I Just Don’t Feel Right: Graves’ Disease

Healthy-WomanCould a Thyroid Problem be Responsible?

The symptoms of a thyroid problem usually begin slowly and can be easily ignored or confused with something else. According to the American Thyroid Association, approximately 20 million Americans have some form of thyroid disease and up to 60% don't know they have it.

"The thyroid is a small gland located at the base of the neck and below your Adam's apple," explained Endocrinologist Ashley Therasse, M.D. "The thyroid produces hormones that regulate your body's metabolism, and when it is not functioning properly can lead to serious health problems.

Dr. Therasse said when the thyroid produces too much (hyperthyroidism) or not enough (hypothyroidism) hormone, several problems can occur. Because thyroid hormones are used throughout the body, thyroid dysfunction can affect your weight and body temperature and can lead to disorders of the heart and skeletal system.

Although it can be overlooked, thyroid dysfunction is often easily treated according to Dr. Therasse. She explains the four most common thyroid disorders and their symptoms.


The most common cause of hyperthyroidism (overactive thyroid), Graves' is an autoimmune disease that results in excessive amounts ofthyroid hormone. Graves' disease can be hereditary and may occur in men and women but is most often seen in women between ages 20-50.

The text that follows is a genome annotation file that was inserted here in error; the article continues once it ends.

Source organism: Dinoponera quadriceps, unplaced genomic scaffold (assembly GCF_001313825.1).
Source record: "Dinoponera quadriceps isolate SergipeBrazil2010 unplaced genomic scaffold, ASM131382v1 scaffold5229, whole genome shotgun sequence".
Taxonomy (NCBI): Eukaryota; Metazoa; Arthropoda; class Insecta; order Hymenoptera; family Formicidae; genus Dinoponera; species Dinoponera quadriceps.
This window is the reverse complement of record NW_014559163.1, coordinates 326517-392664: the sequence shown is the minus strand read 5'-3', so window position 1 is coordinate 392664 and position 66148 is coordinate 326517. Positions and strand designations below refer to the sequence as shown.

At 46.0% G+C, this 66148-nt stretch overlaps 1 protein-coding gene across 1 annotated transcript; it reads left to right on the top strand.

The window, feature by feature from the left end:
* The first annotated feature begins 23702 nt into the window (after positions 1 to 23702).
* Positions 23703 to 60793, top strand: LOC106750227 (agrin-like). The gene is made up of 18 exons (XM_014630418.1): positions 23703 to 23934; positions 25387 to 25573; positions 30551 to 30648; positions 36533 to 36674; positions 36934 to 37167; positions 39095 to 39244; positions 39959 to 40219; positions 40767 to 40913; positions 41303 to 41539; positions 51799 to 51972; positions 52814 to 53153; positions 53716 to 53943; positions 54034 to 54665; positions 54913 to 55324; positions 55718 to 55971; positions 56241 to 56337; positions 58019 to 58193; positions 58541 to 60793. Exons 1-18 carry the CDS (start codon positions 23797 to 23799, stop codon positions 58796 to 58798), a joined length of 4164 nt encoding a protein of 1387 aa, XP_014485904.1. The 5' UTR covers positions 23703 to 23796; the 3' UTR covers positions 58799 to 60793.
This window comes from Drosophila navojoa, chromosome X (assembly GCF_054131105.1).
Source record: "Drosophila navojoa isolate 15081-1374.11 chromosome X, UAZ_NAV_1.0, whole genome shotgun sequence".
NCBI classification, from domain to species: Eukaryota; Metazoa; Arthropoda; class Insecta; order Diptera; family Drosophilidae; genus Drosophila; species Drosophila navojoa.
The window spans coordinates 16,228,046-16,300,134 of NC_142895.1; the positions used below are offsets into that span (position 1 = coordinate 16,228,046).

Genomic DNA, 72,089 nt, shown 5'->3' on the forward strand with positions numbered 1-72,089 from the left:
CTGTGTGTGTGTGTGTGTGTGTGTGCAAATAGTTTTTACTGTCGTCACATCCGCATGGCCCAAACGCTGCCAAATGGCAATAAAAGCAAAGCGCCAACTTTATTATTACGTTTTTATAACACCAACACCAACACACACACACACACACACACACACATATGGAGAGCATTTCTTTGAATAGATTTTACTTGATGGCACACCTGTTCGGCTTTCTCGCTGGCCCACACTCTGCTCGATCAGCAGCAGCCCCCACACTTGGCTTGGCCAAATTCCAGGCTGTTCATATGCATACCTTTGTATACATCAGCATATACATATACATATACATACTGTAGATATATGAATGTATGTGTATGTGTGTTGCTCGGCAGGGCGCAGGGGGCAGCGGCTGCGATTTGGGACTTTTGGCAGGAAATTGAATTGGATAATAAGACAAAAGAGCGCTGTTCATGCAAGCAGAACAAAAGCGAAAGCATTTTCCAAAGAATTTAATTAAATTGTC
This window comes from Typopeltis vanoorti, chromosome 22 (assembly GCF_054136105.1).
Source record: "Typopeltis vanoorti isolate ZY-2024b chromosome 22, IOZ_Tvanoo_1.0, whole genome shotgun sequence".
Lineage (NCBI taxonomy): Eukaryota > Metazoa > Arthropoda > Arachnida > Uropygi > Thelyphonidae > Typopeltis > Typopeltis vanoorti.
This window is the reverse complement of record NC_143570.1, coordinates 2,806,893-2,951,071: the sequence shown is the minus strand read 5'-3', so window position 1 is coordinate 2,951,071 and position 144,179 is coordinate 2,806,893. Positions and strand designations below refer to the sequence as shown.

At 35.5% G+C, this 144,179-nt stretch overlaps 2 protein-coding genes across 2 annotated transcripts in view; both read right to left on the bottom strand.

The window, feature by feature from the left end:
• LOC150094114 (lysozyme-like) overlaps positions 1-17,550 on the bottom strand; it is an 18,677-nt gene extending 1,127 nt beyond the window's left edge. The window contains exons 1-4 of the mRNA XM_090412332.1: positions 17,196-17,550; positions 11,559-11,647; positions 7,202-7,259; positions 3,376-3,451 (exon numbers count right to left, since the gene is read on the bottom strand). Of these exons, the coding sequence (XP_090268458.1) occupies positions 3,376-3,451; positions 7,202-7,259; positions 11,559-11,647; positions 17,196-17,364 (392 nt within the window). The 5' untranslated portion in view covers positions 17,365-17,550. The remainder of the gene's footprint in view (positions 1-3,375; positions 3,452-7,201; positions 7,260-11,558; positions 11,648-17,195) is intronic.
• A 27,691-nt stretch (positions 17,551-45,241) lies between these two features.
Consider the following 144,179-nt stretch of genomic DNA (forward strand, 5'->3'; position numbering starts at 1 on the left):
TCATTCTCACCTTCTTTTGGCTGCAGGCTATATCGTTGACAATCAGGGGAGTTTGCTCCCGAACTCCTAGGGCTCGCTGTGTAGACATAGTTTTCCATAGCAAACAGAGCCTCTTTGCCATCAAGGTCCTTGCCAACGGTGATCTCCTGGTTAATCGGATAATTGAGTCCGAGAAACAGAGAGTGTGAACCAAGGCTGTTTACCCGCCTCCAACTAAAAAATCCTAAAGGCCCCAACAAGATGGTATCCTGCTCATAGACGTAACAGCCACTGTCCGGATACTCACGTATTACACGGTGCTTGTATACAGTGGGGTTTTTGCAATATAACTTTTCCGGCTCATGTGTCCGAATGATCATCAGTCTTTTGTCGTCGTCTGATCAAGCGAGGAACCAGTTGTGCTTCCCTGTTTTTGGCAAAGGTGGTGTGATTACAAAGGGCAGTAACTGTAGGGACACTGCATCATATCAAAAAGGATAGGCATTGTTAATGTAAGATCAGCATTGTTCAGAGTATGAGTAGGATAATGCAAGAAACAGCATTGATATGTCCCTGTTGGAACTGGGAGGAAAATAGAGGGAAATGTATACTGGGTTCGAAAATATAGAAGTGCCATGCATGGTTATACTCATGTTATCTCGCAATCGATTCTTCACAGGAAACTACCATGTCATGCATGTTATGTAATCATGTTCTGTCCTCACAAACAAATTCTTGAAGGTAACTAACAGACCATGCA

Symptoms of Graves' Disease

Because the symptoms of Graves' disease are not specific, they can be mistaken for other conditions. The first line of treatment is using a combination of medications. Surgery to remove the gland or the administration of radioactive iodine are options in some patients.

• Anxiety
• Irritability
• Fatigue
• Increased or irregular heartbeat
• Excessive sweating
• Difficulty sleeping
• Diarrhea
• Altered menstrual cycle
• Enlarged thyroid
• Certain eye conditions

"Because thyroid disease presents in such a vague manner, people can be tempted to overlook their symptoms," Dr. Therasse said. "I encourage anyone who is concerned to talk with their doctor. A simple blood test can reveal a great deal."

Dr. Therasse is a member of the medical staff at Porter Regional Hospital. To schedule an appointment with Dr. Therasse at Porter Endocrinology, call 219-263-7550.